Kathmandu, February 20
The International Cricket Council (ICC) says Nepal’s board could be re-admitted to the world governing body as early as June, over a year after it suspended CAN citing political interference in the administration of the sport.
The ICC, in its statement on Monday, also said its delegation visited Nepal this week to consult with the cricket community. “A series of positive meetings of the Nepal Advisory Group concluded this weekend in Kathmandu as part of the process to re-admit the Cricket Association of Nepal as a member of the International Cricket Council,” it said in a statement.
The statement is a reiteration of ICC CEO David Richardson’s comments when he visited Nepal in last year. He had also said that he would like to see Nepal re-admitted to the world body by June 2017.
The global body also says a delegation will return to Kathmandu around the time the World Cricket League Championship matches against Kenya (March 11-13). The ICC will then decide on a timetable for the adoption of the revised Constitution and subsequent elections. Following this, Nepal’s membership of the ICC will be tabled for consideration at the ICC Annual General Meeting in June.
“Following this, Nepal’s membership of the ICC will be tabled for consideration at the ICC Annual General Meeting in June,” says the statement.
Meanwhile, the ICC has also agreed to induct Chatur Bahadur Chand and Ashoknath Pyakurel, members of the ‘elected’ CAN into the advisory group, which will now have eight members. However, the ICC has stayed mum on this.
CAN, Nepal’s main cricket body, was being run by ad-hoc committees for a long time before it got its elected leadership for the first time in its history in December 2011.
Tanka Anbuhang, who has no qualms about being a Maoist leader, was elected unopposed as president of the board, and Ashok Nath Pyakurel the general secretary. In June 2014, the country’s anti-corruption body CIAA filed corruption charges against 10 board members, including the president and general secretary saying that they had embezzled the association’s funds.
With top officials under investigation, the association was being run by acting presidents, who could not perform their duties for lack of a mandate. During the last few weeks (November 5, 2015) of their tenure in office, the 10 officials were acquitted by the Special Court. Following the development, the UML, the ruling party, found an opportune moment to gain foot hold in CAN, which was earlier under the ‘sphere of influence’ of the Maoists and the Nepali Congress.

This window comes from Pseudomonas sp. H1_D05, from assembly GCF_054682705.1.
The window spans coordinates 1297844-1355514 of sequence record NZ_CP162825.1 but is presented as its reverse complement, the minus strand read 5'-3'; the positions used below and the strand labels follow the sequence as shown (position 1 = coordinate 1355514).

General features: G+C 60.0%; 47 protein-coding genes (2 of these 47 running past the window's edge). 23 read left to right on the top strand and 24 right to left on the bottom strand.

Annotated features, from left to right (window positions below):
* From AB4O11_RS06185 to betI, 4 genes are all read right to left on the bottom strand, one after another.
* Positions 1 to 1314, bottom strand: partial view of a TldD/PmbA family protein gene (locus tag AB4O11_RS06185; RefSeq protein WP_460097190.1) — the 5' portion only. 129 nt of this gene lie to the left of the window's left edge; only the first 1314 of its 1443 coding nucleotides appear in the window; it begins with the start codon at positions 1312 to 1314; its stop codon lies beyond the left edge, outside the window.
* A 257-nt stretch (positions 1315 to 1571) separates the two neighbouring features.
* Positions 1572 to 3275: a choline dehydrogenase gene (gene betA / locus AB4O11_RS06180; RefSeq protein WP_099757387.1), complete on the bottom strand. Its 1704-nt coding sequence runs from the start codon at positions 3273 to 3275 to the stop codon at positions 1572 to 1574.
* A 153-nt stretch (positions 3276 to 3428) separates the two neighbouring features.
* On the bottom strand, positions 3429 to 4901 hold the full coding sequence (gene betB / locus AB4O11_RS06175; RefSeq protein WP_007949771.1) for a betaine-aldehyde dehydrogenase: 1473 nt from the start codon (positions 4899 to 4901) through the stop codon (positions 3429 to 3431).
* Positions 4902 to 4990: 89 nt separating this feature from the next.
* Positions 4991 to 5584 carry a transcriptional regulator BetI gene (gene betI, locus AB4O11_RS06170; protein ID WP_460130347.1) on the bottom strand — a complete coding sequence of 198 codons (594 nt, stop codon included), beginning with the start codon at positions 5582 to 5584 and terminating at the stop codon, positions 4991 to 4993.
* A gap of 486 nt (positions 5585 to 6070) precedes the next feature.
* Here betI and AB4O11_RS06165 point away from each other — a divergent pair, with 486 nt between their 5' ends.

The Maoists, including Anbuhang, also backed the UML, at the cost of Congress sympathisers, including general secretary Pyakurel. The communist parties chose the National Sports Council as the agency to execute their design to ‘kick’ Congress out of CAN.
But the then main opposition Nepali Congress was in no mood to allow the ruling parties to take over the responsibility for one of the most popular sports in the country. Congress supporters within the association organised a general assembly, and elected Congress leader Chatur Bahadur Chand as president.
The National Sports Council, which is a government body, did not recognise Chand’s election. Instead of taking the initiative to settle the differences between the Anbuhang and Chand groups, the NSC formed its own ad-hoc committee, with UML sympathiser Ramesh Siwlal as the board president. NSC Member Secretary Keshav Bista says the move was taken with the consent of the ICC.
The tussle between the ad-hoc committee led by the Ramesh Silwal and the the ‘elected committee’ led by Chand also reached the court. That was when the ICC said its patience was wearing thin, and in a matter of few days, CAN was suspended.
The International Cricket Council has already named businessman Basant Chaudhary and former cricket administrator Binay Raj Pandey as coordinators of its advisory committee for Nepal. The names of Chaudhary and Pandey were finalised after a two-member delegation of the ICC comprising Chairman of Associates Imran Khwaja and ICC finance officer Ammar Sheikh held talks with stakeholders of the game in Nepal in November 2016.
The advisory committee has been given a July 2017 deadline to review the statute of Cricket Association of Nepal, and to suggest amendments to it to pave the way for elections. According to sources, an informal understanding has been reached to allow Chaudhary to coordinate the committee’s activities with the government and Pandey to look into the statute and the structure of CAN. Committee general secretary Pawan Agrawal has been given the authority to convene the committee.
The ICC has already declined a request by the committee members to allow the panel to function as Nepal’s cricketing body until elections are held. Committee member Deepak Koirala says the panel has been given a deadline of June 27 to finish its work.
Published on February 20th, Monday, 2017 2:50 PM
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